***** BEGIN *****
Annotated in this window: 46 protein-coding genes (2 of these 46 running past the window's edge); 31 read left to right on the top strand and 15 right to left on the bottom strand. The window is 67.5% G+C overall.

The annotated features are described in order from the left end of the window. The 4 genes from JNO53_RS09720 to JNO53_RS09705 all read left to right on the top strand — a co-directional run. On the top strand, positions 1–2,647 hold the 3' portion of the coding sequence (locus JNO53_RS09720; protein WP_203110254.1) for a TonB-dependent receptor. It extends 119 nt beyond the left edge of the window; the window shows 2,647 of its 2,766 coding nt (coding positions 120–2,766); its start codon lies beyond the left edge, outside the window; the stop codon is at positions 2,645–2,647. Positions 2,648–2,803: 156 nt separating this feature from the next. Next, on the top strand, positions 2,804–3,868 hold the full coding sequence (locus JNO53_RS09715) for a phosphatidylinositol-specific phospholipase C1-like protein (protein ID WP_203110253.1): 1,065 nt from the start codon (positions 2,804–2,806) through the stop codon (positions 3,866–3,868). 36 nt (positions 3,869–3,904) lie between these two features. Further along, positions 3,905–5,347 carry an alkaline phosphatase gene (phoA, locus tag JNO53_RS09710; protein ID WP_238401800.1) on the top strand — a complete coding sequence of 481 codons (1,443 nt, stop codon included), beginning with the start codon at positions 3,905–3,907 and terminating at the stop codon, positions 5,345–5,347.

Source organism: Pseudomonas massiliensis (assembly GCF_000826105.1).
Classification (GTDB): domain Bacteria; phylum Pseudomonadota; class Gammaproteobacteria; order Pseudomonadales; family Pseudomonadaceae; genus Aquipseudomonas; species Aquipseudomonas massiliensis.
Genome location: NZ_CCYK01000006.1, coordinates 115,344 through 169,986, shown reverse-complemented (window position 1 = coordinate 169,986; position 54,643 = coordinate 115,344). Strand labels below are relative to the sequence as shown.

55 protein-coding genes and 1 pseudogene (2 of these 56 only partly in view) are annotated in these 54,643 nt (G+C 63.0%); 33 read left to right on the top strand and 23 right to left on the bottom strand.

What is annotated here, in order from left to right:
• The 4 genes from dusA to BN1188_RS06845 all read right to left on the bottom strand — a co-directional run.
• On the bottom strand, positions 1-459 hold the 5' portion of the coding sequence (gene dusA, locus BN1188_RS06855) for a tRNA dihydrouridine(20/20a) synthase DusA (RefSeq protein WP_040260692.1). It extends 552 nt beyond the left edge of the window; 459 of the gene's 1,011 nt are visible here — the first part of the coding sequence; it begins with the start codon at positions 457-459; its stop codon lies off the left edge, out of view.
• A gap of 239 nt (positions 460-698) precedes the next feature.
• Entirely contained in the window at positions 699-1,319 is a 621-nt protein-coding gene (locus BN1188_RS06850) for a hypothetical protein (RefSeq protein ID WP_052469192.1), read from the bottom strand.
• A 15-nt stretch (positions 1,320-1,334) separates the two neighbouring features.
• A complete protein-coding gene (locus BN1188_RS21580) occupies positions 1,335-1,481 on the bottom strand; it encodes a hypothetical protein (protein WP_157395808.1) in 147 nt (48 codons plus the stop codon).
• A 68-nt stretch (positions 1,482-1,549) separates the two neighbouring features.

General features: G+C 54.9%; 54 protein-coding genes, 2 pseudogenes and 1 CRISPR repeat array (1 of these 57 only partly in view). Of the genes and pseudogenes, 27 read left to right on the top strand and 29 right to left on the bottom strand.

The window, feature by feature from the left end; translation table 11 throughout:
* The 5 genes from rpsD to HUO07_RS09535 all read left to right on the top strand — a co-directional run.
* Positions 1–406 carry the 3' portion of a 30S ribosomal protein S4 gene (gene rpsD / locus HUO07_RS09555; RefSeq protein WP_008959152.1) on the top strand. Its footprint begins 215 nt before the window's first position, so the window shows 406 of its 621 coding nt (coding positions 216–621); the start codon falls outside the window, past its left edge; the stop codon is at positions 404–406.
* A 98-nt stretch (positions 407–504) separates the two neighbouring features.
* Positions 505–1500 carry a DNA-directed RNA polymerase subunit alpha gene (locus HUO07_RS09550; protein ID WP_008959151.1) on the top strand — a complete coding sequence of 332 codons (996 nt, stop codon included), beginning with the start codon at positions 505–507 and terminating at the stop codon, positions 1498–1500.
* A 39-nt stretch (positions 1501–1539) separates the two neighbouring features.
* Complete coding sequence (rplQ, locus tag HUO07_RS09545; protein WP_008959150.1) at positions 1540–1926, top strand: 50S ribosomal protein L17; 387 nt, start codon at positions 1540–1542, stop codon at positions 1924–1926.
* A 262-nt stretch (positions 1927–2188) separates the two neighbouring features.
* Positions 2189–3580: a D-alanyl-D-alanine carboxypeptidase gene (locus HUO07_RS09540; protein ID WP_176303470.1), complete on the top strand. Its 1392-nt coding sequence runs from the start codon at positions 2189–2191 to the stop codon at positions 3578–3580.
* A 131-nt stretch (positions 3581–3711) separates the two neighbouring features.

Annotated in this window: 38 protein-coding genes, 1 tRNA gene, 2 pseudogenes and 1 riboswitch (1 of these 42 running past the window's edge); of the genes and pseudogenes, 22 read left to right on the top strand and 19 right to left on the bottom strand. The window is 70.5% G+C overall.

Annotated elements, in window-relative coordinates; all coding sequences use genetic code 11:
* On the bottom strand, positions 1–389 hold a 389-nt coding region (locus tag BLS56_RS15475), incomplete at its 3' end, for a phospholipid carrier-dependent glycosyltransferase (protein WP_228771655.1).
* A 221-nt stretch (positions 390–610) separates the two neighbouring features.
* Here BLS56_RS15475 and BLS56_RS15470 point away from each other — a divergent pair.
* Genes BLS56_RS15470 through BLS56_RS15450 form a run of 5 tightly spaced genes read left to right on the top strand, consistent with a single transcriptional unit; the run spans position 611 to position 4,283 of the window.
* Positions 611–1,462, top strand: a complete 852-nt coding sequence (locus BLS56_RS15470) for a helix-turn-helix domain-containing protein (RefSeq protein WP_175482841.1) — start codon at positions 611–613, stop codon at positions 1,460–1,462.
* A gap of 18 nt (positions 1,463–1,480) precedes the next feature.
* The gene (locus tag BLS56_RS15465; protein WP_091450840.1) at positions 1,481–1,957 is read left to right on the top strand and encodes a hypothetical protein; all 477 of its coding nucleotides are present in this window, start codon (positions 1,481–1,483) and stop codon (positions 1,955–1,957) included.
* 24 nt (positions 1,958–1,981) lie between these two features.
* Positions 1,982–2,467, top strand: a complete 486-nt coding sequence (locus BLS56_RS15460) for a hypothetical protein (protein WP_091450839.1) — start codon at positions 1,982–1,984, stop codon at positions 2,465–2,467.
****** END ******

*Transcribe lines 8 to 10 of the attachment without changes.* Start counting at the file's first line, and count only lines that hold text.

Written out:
• The 4 genes from dusA to BN1188_RS06845 all read right to left on the bottom strand — a co-directional run.
• On the bottom strand, positions 1-459 hold the 5' portion of the coding sequence (gene dusA, locus BN1188_RS06855) for a tRNA dihydrouridine(20/20a) synthase DusA (RefSeq protein WP_040260692.1). It extends 552 nt beyond the left edge of the window; 459 of the gene's 1,011 nt are visible here — the first part of the coding sequence; it begins with the start codon at positions 457-459; its stop codon lies off the left edge, out of view.
• A gap of 239 nt (positions 460-698) precedes the next feature.